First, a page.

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How 5 Marketing Leaders Are Steering Their Teams in Turbulent Times

By Katherine Gustafson

We recently held a fascinating virtual workshop in which neuroscientist Dr. Sahar Yousef from UC Berkeley discussed how change and uncertainty affect our brains.

The event included a group discussion among five marketing leaders about actions they’re taking to help their teams coalesce and thrive while working remotely and handling the stress of a fast-changing pandemic.

Here’s a recap of the wisdom these marketing gurus bring to their management approaches.

Samantha Wu-4

Zarnaz Arlia, CMO, Emplifi

With the pandemic throwing everything into overdrive when she started at Emplifi, Zarnaz focused heavily on ensuring the social and emotional well-being of her team. Emplifi is a global company and was growing by acquiring other established businesses, so her team needed to mesh multiple societal cultures as well as differing work cultures.

“The results were surprising because I gave up nothing in terms of productivity,” she says. “In fact, I now have a high performing team… And we have this mutual trust and respect towards one another despite the cultural differences.”

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Emma Johnson, Chief of Staff to Group GM, Planning & Analytics, Workday

With many team members having never met each other due to remote work during the pandemic, the group hadn’t had the opportunity to make a connection on a personal level, which Emma felt was a challenge.

“In my career leading up to sort of this point, I had always learned and really felt strongly that people collaborate better when they make that connection first,” she says. “So, the approach that that I've taken… is to be much more intentional about those connections because that's what helps with collaboration.”

Her team’s favorite activity is the game “two truths and a lie,” which they play for 15 minutes at the start of every weekly meeting.

“We identified shared interests and experiences, and we became the people having a laugh rather than employees fixing a problem, chasing an issue,” she says. “It connected us.”

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Kenny Lee, Senior Director, Commercial Marketing, Zendesk

During the pandemic, Kenny’s team at Zendesk benefited from Zendesk’s investment in professional tools, including workspace collaboration tools, and a company-wide “no meetings after 1pm” rule. He notes that “Zendesk is a very meeting heavy culture, so it allowed us to just get some breathing room for everybody.”

Kenny instituted a weekly team icebreaker session with his team that involved asking a question unrelated to work to get to know each other better. This familiarity has been important in encouraging open communication. With Zendesk going through an acquisition, many staff have questions and are nervous. Kenny has maintained a policy of transparency, including telling people everything he can share, indicating which decisions have been made but can’t yet be shared, and being clear about what is yet to be decided. “It seems to calm a lot of people,” he says. “‘Hey, we're all in this together.’”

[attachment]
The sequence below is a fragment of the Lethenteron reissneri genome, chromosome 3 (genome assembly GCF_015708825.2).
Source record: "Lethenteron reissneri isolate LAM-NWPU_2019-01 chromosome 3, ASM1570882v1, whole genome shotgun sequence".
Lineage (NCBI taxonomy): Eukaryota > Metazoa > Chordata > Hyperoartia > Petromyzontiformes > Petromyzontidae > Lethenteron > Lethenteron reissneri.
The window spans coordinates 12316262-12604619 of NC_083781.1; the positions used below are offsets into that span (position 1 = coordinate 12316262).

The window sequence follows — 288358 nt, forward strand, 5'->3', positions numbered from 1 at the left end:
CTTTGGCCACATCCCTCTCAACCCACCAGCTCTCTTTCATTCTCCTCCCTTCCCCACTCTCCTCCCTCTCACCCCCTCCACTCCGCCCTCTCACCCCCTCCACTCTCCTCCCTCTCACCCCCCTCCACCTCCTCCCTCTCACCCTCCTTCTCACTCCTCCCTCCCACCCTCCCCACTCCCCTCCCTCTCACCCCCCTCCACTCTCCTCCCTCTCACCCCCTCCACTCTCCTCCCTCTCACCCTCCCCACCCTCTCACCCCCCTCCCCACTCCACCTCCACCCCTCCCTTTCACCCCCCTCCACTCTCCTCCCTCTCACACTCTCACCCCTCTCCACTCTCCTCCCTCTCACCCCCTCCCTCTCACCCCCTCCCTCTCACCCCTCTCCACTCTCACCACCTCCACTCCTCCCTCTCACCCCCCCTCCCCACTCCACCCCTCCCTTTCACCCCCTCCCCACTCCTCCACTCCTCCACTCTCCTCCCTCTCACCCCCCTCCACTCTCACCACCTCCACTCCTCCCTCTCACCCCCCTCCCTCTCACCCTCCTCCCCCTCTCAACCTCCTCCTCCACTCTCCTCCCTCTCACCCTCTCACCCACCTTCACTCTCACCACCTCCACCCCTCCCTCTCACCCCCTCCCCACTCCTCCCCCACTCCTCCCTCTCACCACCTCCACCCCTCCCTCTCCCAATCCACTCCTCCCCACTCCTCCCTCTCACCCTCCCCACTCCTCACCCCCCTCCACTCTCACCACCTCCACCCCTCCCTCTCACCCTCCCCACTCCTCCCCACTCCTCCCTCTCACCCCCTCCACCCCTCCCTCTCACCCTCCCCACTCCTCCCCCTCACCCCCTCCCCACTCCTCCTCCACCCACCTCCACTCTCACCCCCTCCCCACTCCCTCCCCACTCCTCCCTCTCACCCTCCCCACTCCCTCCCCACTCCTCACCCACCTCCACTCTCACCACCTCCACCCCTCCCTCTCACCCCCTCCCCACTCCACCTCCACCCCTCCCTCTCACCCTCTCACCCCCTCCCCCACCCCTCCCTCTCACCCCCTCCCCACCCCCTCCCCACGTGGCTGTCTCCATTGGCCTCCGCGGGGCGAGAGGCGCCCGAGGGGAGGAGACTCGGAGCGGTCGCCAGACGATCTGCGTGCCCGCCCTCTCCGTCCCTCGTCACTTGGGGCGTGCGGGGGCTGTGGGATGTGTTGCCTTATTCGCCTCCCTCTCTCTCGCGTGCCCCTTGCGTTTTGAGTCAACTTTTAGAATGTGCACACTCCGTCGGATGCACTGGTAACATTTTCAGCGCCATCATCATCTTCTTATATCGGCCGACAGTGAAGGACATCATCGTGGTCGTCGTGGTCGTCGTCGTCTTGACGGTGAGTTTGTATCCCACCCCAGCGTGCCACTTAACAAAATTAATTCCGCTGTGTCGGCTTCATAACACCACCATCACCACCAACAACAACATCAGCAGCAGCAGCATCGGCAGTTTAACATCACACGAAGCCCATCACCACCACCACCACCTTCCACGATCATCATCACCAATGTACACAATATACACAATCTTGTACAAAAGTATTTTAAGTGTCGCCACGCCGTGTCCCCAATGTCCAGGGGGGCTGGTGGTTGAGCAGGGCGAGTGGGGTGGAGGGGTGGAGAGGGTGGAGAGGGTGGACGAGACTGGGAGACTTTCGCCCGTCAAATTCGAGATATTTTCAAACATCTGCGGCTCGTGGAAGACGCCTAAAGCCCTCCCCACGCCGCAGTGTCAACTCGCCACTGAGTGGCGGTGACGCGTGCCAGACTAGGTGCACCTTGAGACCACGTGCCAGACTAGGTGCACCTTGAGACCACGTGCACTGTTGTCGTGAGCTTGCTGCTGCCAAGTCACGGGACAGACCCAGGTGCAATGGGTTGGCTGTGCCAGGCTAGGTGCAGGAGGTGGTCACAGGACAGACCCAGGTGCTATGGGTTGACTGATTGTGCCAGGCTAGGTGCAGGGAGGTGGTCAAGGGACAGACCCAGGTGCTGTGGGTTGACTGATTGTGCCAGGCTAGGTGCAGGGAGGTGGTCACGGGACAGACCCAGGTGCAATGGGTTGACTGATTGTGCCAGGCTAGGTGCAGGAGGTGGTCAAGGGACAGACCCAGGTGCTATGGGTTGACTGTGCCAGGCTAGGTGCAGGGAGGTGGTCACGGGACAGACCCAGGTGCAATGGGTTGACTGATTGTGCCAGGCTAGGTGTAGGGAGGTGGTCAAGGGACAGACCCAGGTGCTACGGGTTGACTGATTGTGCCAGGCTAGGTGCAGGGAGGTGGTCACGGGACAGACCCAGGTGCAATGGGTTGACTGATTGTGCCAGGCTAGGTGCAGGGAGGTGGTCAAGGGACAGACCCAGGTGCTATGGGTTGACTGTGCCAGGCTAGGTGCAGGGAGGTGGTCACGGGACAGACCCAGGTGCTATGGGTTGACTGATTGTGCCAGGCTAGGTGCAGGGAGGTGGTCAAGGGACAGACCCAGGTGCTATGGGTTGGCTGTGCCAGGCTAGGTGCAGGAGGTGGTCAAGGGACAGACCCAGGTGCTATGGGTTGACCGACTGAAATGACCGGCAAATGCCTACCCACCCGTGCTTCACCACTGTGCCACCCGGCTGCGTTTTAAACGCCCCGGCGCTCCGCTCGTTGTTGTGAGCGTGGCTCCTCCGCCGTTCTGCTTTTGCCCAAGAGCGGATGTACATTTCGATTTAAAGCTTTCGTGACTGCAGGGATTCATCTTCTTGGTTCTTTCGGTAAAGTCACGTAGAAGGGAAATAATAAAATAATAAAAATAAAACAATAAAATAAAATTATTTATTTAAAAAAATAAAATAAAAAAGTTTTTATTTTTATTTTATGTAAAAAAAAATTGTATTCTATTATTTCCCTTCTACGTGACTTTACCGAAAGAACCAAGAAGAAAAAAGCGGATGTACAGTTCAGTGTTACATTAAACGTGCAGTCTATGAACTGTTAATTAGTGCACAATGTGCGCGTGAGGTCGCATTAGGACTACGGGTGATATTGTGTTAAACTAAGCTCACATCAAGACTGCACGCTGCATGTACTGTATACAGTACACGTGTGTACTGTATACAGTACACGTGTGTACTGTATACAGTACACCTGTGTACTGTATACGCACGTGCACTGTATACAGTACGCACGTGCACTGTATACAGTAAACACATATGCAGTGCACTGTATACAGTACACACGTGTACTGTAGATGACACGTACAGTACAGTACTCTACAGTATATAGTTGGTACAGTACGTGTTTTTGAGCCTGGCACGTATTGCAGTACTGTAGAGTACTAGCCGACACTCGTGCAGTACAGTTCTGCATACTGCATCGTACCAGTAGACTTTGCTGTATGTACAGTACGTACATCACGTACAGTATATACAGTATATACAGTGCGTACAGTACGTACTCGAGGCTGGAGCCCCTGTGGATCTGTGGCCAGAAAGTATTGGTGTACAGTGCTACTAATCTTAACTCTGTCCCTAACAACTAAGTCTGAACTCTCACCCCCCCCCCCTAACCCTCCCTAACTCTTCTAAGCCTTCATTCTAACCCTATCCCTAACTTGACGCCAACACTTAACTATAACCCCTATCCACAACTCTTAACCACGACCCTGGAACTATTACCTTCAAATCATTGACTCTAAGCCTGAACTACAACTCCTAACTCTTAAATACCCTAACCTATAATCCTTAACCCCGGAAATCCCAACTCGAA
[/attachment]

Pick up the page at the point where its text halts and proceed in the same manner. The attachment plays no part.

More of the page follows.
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Jessica Gilmartin, Head of Revenue Marketing, Asana

Starting her role during the pandemic when her team was working remotely in time zones all over the world—unable to even be on Zoom all at the same time—presented a challenge regarding how to build a work culture that functions for everyone.

Her team needed leadership to become cohesive. She started sending a recap of her activities of the week every Friday, which helps the team understand business priorities, messages from executives, and information they should know. “It helps give them context and purpose, and it helps them connect their work to the work that I'm doing and to the work that’s important to the company,” she says.

She also focused on creating inclusive opportunities for people to connect, such as scheduling the all-hands monthly meeting in rotating time zones and having team members take turns doing a PechaKucha, which gives each person seven minutes to present seven slides about their life outside of work. “You just learned all these incredible things about each other, and that creates this feeling that you're not just boxes on a screen, but that you're human beings,” she says.

Samantha Wu

Samantha Wu, CMO, Braintrust

With the pandemic changing some typical social norms and breaking down barriers in various ways, Samantha finds that it’s important to ensure people are on the same page. “As a leader, you have to create space to have people feel comfortable,” she says. If everyone works remotely, she recommends having some meetings specifically to check in and make sure people are all on the same page and are okay with everything that’s happening.

She finds that collaboration tools like messaging apps can help create connection and a sense of shared culture, whether people are sharing pet photos, talking about their weekends, or discussing what’s on their minds. It’s not a replacement for in-person culture-building, but “messaging apps really help create connection,” she says.

Another essential element to helping teams deal with change is being a transparent and clear as possible about priorities and the reasons for them. “Give people clarity on where they fit within the team and in the company,” she says.

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About Katherine Gustafson

Katie Gustafson is a freelance writer based in Portland, Oregon, focusing on content writing for business, tech, finance, and nonprofits.

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